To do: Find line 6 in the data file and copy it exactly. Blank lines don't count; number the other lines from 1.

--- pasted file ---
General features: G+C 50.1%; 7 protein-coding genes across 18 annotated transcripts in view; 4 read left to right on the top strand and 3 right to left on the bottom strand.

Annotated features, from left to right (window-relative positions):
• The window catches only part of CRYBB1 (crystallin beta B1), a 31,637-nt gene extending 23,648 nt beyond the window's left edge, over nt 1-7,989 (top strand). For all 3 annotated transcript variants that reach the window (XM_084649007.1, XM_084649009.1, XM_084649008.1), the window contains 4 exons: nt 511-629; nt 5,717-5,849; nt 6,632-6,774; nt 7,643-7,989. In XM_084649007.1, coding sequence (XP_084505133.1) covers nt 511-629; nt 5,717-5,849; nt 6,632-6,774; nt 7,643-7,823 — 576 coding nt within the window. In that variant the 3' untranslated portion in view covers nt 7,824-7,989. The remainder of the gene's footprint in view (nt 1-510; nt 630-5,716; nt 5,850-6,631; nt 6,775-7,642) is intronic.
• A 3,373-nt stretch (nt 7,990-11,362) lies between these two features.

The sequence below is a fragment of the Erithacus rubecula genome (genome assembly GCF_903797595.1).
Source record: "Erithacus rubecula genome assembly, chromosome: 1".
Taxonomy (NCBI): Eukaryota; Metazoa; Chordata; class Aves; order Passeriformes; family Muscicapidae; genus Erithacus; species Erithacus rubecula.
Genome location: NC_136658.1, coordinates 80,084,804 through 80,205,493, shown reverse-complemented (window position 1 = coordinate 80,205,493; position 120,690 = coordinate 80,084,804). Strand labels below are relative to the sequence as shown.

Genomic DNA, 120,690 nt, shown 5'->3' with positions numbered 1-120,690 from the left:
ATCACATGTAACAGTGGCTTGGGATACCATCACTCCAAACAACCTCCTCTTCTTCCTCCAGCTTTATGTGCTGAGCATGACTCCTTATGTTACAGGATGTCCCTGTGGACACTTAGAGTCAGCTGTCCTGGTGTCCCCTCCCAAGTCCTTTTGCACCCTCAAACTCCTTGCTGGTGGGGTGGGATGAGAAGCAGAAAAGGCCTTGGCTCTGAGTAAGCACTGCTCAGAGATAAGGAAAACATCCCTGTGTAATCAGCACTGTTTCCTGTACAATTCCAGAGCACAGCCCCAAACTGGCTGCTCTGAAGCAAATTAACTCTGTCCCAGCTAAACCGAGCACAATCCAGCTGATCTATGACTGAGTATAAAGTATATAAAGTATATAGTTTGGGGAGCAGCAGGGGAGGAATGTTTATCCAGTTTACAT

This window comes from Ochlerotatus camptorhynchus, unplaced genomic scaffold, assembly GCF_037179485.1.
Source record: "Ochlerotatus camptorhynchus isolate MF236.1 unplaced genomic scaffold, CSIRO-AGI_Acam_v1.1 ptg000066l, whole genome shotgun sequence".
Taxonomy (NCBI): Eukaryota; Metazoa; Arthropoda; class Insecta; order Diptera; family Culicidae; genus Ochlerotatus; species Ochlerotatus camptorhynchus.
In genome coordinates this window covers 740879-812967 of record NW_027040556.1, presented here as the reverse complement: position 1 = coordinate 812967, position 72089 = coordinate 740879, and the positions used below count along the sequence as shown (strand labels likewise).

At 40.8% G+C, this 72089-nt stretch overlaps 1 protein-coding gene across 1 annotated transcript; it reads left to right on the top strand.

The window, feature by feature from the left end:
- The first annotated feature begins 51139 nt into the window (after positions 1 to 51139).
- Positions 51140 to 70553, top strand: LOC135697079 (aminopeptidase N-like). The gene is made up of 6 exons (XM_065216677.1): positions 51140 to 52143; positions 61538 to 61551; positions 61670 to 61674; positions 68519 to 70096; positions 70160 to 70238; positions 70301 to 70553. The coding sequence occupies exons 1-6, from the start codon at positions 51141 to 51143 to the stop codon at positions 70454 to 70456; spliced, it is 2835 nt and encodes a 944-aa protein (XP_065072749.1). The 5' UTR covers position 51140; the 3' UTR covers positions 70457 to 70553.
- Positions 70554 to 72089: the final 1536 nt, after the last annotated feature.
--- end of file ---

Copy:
Source record: "Erithacus rubecula genome assembly, chromosome: 1".